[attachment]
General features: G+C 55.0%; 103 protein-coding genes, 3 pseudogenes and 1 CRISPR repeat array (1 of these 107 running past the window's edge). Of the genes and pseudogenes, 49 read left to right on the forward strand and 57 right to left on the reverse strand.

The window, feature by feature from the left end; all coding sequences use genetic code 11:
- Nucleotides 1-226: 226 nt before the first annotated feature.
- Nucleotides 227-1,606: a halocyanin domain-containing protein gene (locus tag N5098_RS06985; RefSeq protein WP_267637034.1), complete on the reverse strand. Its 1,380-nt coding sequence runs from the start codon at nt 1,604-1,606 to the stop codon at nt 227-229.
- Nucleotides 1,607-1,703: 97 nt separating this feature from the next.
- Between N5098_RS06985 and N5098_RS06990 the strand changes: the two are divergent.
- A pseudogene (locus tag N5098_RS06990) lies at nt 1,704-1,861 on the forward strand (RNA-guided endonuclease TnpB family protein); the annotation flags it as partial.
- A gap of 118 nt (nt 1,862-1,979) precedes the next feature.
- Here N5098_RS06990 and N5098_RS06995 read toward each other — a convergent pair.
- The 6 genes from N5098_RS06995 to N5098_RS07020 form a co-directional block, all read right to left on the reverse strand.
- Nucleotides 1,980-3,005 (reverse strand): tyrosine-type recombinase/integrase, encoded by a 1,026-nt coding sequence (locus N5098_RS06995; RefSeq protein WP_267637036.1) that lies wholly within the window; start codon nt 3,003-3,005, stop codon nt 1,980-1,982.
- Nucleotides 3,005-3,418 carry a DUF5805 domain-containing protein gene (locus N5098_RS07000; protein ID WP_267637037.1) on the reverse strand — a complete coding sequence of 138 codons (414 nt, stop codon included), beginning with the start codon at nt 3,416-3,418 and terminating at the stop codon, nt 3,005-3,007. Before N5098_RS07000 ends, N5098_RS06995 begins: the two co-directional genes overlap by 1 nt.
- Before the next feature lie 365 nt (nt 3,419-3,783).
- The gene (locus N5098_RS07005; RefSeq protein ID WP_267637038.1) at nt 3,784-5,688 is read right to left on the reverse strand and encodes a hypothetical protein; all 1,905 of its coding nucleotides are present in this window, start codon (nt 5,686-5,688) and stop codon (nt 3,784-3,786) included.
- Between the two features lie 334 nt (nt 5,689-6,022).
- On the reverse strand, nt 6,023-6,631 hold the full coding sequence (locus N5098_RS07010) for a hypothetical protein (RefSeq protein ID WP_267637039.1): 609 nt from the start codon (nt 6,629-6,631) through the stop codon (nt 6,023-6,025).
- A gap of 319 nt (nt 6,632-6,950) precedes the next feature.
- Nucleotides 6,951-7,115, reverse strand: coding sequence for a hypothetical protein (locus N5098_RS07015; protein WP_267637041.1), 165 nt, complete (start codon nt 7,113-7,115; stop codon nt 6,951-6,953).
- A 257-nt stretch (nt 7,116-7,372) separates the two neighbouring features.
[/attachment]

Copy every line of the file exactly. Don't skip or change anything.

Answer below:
General features: G+C 55.0%; 103 protein-coding genes, 3 pseudogenes and 1 CRISPR repeat array (1 of these 107 running past the window's edge). Of the genes and pseudogenes, 49 read left to right on the forward strand and 57 right to left on the reverse strand.

The window, feature by feature from the left end; all coding sequences use genetic code 11:
- Nucleotides 1-226: 226 nt before the first annotated feature.
- Nucleotides 227-1,606: a halocyanin domain-containing protein gene (locus tag N5098_RS06985; RefSeq protein WP_267637034.1), complete on the reverse strand. Its 1,380-nt coding sequence runs from the start codon at nt 1,604-1,606 to the stop codon at nt 227-229.
- Nucleotides 1,607-1,703: 97 nt separating this feature from the next.
- Between N5098_RS06985 and N5098_RS06990 the strand changes: the two are divergent.
- A pseudogene (locus tag N5098_RS06990) lies at nt 1,704-1,861 on the forward strand (RNA-guided endonuclease TnpB family protein); the annotation flags it as partial.
- A gap of 118 nt (nt 1,862-1,979) precedes the next feature.
- Here N5098_RS06990 and N5098_RS06995 read toward each other — a convergent pair.
- The 6 genes from N5098_RS06995 to N5098_RS07020 form a co-directional block, all read right to left on the reverse strand.
- Nucleotides 1,980-3,005 (reverse strand): tyrosine-type recombinase/integrase, encoded by a 1,026-nt coding sequence (locus N5098_RS06995; RefSeq protein WP_267637036.1) that lies wholly within the window; start codon nt 3,003-3,005, stop codon nt 1,980-1,982.
- Nucleotides 3,005-3,418 carry a DUF5805 domain-containing protein gene (locus N5098_RS07000; protein ID WP_267637037.1) on the reverse strand — a complete coding sequence of 138 codons (414 nt, stop codon included), beginning with the start codon at nt 3,416-3,418 and terminating at the stop codon, nt 3,005-3,007. Before N5098_RS07000 ends, N5098_RS06995 begins: the two co-directional genes overlap by 1 nt.
- Before the next feature lie 365 nt (nt 3,419-3,783).
- The gene (locus N5098_RS07005; RefSeq protein ID WP_267637038.1) at nt 3,784-5,688 is read right to left on the reverse strand and encodes a hypothetical protein; all 1,905 of its coding nucleotides are present in this window, start codon (nt 5,686-5,688) and stop codon (nt 3,784-3,786) included.
- Between the two features lie 334 nt (nt 5,689-6,022).
- On the reverse strand, nt 6,023-6,631 hold the full coding sequence (locus N5098_RS07010) for a hypothetical protein (RefSeq protein ID WP_267637039.1): 609 nt from the start codon (nt 6,629-6,631) through the stop codon (nt 6,023-6,025).
- A gap of 319 nt (nt 6,632-6,950) precedes the next feature.
- Nucleotides 6,951-7,115, reverse strand: coding sequence for a hypothetical protein (locus N5098_RS07015; protein WP_267637041.1), 165 nt, complete (start codon nt 7,113-7,115; stop codon nt 6,951-6,953).
- A 257-nt stretch (nt 7,116-7,372) separates the two neighbouring features.